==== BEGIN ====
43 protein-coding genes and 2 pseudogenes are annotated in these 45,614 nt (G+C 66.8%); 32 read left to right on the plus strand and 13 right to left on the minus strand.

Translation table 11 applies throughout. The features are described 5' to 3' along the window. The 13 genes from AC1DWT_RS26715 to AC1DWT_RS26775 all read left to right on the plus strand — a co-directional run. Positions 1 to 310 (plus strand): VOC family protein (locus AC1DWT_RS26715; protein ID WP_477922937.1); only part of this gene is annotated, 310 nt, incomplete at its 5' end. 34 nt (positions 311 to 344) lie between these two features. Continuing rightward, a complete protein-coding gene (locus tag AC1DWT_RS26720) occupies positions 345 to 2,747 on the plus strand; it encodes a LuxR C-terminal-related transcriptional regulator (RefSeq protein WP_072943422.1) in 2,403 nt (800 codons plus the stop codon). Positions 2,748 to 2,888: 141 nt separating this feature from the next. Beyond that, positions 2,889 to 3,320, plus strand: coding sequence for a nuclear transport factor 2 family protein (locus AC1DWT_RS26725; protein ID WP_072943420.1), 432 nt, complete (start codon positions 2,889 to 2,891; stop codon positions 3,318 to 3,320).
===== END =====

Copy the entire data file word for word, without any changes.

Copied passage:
43 protein-coding genes and 2 pseudogenes are annotated in these 45,614 nt (G+C 66.8%); 32 read left to right on the plus strand and 13 right to left on the minus strand.

Translation table 11 applies throughout. The features are described 5' to 3' along the window. The 13 genes from AC1DWT_RS26715 to AC1DWT_RS26775 all read left to right on the plus strand — a co-directional run. Positions 1 to 310 (plus strand): VOC family protein (locus AC1DWT_RS26715; protein ID WP_477922937.1); only part of this gene is annotated, 310 nt, incomplete at its 5' end. 34 nt (positions 311 to 344) lie between these two features. Continuing rightward, a complete protein-coding gene (locus tag AC1DWT_RS26720) occupies positions 345 to 2,747 on the plus strand; it encodes a LuxR C-terminal-related transcriptional regulator (RefSeq protein WP_072943422.1) in 2,403 nt (800 codons plus the stop codon). Positions 2,748 to 2,888: 141 nt separating this feature from the next. Beyond that, positions 2,889 to 3,320, plus strand: coding sequence for a nuclear transport factor 2 family protein (locus AC1DWT_RS26725; protein ID WP_072943420.1), 432 nt, complete (start codon positions 2,889 to 2,891; stop codon positions 3,318 to 3,320).